By Yuki Urushibara. Released in Japan by Kodansha, serialized in the magazine Afternoon. Released in North America by Del Rey.
And so one of Del Rey's quirkier series comes to an end, as the final 3 volumes of Mushishi come out in one big 'this doesn't sell very well' omnibus. But it is at least complete, and looks great, though I would prefer that Del Rey put all the endnotes at the end and number the pages all the way through - it's harder to flip to the middle to look for a note.
Despite the fact that this is the series' grand finale, the author deliberately avoids giving it a definite ending. The last story is a 2-parter, but other than that could just as easily slot in anywhere in the series. There wasn't much of a backstory to Mushishi in any case - we get another flashback to Ginko's childhood here, but it's not revelatory - so there aren't plot threads to be tied up or couples to marry off. It's just life going on, and that life getting entangled with a lot of mushi.
These stories tend to, like a lot of folk tales, be divided into happy and sad endings. Though really, even the happy endings tend to be a sort of grey, melancholic sort of happiness. Seeing a happy couple at the end, or happy parents and their children, is a rarity here - which of course makes it all the sweeter when it does happen. Likewise, you feel horrible when things go wrong for the mushi-infected people - whether through stubbornness or lack of resolve. One chapter in particular, featuring a man reliving his life over and over again and having deja vu - is heartbreaking, but in a totally understandable, human way.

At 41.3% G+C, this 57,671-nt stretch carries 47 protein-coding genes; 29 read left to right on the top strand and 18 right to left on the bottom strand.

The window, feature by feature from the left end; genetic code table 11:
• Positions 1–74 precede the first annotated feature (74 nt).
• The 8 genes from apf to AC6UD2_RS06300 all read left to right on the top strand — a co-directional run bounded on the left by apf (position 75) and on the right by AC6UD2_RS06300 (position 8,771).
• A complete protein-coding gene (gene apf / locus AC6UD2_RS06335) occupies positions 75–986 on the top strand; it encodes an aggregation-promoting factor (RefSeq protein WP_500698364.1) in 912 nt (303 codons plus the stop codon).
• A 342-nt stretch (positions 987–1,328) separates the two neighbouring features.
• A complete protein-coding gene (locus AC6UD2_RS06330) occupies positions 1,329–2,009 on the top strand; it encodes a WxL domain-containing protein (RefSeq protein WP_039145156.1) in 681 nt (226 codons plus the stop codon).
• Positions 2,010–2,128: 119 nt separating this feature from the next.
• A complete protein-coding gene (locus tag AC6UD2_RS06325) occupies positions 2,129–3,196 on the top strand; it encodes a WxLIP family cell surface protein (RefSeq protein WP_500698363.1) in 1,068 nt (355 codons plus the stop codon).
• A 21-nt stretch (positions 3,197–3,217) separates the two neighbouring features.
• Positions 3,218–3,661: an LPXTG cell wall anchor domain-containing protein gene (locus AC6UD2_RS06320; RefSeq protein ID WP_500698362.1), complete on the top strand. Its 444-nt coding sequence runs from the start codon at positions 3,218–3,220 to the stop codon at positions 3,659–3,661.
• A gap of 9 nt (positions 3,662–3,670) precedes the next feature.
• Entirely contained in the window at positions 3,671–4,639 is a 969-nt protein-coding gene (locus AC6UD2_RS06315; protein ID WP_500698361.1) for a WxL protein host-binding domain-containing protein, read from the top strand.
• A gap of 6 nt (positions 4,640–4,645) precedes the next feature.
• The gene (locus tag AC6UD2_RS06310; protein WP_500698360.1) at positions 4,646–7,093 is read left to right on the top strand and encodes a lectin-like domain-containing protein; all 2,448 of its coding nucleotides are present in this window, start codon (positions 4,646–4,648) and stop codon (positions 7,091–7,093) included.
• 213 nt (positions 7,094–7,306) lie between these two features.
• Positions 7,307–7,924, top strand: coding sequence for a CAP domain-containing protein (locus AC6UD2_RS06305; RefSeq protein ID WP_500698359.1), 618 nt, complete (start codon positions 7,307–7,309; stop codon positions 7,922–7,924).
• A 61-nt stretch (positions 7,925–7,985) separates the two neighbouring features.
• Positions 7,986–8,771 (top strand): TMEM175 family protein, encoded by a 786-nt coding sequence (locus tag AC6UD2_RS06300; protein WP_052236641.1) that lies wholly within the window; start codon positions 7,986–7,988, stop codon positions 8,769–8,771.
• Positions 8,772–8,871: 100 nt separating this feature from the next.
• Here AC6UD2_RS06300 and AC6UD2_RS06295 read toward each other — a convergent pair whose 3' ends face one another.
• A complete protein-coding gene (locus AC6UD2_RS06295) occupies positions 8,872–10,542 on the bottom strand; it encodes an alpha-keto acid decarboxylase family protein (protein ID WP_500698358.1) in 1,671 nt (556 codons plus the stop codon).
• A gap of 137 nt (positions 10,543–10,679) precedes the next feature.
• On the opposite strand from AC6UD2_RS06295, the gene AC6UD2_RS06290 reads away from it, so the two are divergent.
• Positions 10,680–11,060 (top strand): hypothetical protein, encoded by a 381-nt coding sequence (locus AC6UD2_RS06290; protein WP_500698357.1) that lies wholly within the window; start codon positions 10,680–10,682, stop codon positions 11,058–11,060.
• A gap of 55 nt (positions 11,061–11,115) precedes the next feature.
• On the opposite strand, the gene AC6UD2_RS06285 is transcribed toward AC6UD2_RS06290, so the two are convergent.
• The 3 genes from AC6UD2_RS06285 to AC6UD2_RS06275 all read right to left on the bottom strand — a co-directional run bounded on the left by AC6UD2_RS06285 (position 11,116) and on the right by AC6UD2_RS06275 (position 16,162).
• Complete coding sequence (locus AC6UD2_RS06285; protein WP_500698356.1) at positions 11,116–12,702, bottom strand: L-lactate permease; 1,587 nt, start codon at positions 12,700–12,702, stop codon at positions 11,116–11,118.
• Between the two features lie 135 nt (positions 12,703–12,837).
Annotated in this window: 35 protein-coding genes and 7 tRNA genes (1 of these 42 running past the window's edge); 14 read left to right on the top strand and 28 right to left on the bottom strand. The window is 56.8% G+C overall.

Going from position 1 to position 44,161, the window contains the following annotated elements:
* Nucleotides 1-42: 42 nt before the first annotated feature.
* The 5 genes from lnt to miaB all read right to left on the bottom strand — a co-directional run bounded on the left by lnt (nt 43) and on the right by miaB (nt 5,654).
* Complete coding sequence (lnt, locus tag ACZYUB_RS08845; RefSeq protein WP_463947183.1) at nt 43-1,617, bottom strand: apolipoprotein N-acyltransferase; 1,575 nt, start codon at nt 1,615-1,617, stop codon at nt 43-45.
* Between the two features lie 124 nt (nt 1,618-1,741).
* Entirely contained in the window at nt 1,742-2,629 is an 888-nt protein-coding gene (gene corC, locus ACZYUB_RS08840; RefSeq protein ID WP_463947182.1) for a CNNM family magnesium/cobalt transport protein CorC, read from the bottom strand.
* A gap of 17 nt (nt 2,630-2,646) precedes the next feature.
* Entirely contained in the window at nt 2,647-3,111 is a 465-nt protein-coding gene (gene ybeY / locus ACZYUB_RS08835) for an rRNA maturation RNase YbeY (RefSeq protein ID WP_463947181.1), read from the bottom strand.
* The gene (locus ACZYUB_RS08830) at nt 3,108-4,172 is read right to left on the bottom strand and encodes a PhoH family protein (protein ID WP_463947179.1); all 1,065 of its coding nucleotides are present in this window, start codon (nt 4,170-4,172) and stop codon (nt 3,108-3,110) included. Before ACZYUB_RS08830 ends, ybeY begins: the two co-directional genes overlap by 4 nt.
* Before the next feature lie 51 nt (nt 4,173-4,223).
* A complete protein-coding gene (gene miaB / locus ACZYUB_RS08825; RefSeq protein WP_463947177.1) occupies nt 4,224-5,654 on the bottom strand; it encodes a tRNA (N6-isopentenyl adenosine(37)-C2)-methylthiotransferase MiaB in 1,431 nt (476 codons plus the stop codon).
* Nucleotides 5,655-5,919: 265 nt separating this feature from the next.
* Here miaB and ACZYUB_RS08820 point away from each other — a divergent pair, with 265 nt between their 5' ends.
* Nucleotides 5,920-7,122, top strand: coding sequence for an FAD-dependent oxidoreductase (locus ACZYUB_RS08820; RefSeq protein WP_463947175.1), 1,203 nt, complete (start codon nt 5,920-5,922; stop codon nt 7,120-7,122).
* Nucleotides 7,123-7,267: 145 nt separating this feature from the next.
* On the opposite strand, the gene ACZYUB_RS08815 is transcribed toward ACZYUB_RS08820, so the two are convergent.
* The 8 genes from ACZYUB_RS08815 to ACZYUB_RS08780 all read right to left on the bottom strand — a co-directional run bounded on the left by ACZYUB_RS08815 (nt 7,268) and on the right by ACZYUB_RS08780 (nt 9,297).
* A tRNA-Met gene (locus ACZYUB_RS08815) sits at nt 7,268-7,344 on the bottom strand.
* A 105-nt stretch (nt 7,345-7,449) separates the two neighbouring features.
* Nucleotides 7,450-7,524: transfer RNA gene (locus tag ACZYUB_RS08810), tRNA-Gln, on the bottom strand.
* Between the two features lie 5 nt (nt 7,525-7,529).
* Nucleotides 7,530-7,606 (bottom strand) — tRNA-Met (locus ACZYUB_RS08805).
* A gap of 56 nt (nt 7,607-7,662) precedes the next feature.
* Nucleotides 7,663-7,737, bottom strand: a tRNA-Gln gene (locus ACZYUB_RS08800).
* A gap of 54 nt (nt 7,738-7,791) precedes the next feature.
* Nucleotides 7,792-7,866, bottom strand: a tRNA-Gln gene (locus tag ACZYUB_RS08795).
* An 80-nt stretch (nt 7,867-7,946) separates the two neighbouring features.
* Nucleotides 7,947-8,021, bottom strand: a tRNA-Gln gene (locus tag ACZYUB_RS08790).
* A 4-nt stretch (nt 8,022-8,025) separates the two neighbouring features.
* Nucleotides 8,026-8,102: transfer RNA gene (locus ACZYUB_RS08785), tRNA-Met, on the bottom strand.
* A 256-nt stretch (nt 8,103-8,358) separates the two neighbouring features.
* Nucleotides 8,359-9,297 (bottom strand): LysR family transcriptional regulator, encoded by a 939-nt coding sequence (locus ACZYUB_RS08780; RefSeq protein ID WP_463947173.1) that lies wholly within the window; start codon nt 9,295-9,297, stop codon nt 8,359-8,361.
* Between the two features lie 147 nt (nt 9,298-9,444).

Despite all of the mushi, Mushishi is a story about humanity, in all its goodness and badness. Ginko wanders through offering sage wisdom, but as much as I like him his role could be filled by anyone and the story would still be the same. Mushishi ended up being an anthology series, a collection of short stories in 10 volumes with an interconnected theme. But they're all well-told, with lovely watercolor art that highlights the naturalistic, quasi-historical feel of the series.
It's not a series that got me all fired up, and wanting to write fanfics or hunt down art. But it's peaceful, and calm, and something from Del Rey that's a change from the things they've been licensing lately. Those who like stories, and don't mind a few scares or tears, will love reading Mushishi.